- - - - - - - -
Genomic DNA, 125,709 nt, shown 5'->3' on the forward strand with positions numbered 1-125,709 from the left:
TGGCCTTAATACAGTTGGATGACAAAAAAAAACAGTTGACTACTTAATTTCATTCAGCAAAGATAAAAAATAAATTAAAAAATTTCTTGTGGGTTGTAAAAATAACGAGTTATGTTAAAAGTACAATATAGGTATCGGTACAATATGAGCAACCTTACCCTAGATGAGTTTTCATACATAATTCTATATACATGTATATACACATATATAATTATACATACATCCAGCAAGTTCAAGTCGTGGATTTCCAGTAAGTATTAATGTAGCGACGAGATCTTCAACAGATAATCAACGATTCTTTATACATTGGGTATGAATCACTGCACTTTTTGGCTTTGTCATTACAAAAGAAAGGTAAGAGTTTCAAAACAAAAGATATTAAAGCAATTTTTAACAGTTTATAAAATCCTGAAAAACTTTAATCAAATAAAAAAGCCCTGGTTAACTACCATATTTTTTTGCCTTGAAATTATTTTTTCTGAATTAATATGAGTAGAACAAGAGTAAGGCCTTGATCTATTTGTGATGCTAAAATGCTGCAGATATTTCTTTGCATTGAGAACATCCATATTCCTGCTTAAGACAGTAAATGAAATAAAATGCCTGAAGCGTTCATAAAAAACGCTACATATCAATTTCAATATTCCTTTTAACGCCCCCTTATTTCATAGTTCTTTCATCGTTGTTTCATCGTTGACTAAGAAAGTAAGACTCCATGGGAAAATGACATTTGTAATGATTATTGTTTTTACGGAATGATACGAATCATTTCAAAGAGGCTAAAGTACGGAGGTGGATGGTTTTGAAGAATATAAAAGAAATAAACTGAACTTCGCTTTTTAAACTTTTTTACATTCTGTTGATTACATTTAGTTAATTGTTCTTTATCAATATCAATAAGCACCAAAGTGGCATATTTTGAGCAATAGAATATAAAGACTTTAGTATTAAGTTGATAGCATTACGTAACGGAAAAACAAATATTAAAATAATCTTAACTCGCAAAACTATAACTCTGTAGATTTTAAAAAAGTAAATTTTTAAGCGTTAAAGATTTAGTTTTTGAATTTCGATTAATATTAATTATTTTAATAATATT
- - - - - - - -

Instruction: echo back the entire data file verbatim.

Genomic DNA, 125,709 nt, shown 5'->3' on the forward strand with positions numbered 1-125,709 from the left:
TGGCCTTAATACAGTTGGATGACAAAAAAAAACAGTTGACTACTTAATTTCATTCAGCAAAGATAAAAAATAAATTAAAAAATTTCTTGTGGGTTGTAAAAATAACGAGTTATGTTAAAAGTACAATATAGGTATCGGTACAATATGAGCAACCTTACCCTAGATGAGTTTTCATACATAATTCTATATACATGTATATACACATATATAATTATACATACATCCAGCAAGTTCAAGTCGTGGATTTCCAGTAAGTATTAATGTAGCGACGAGATCTTCAACAGATAATCAACGATTCTTTATACATTGGGTATGAATCACTGCACTTTTTGGCTTTGTCATTACAAAAGAAAGGTAAGAGTTTCAAAACAAAAGATATTAAAGCAATTTTTAACAGTTTATAAAATCCTGAAAAACTTTAATCAAATAAAAAAGCCCTGGTTAACTACCATATTTTTTTGCCTTGAAATTATTTTTTCTGAATTAATATGAGTAGAACAAGAGTAAGGCCTTGATCTATTTGTGATGCTAAAATGCTGCAGATATTTCTTTGCATTGAGAACATCCATATTCCTGCTTAAGACAGTAAATGAAATAAAATGCCTGAAGCGTTCATAAAAAACGCTACATATCAATTTCAATATTCCTTTTAACGCCCCCTTATTTCATAGTTCTTTCATCGTTGTTTCATCGTTGACTAAGAAAGTAAGACTCCATGGGAAAATGACATTTGTAATGATTATTGTTTTTACGGAATGATACGAATCATTTCAAAGAGGCTAAAGTACGGAGGTGGATGGTTTTGAAGAATATAAAAGAAATAAACTGAACTTCGCTTTTTAAACTTTTTTACATTCTGTTGATTACATTTAGTTAATTGTTCTTTATCAATATCAATAAGCACCAAAGTGGCATATTTTGAGCAATAGAATATAAAGACTTTAGTATTAAGTTGATAGCATTACGTAACGGAAAAACAAATATTAAAATAATCTTAACTCGCAAAACTATAACTCTGTAGATTTTAAAAAAGTAAATTTTTAAGCGTTAAAGATTTAGTTTTTGAATTTCGATTAATATTAATTATTTTAATAATATT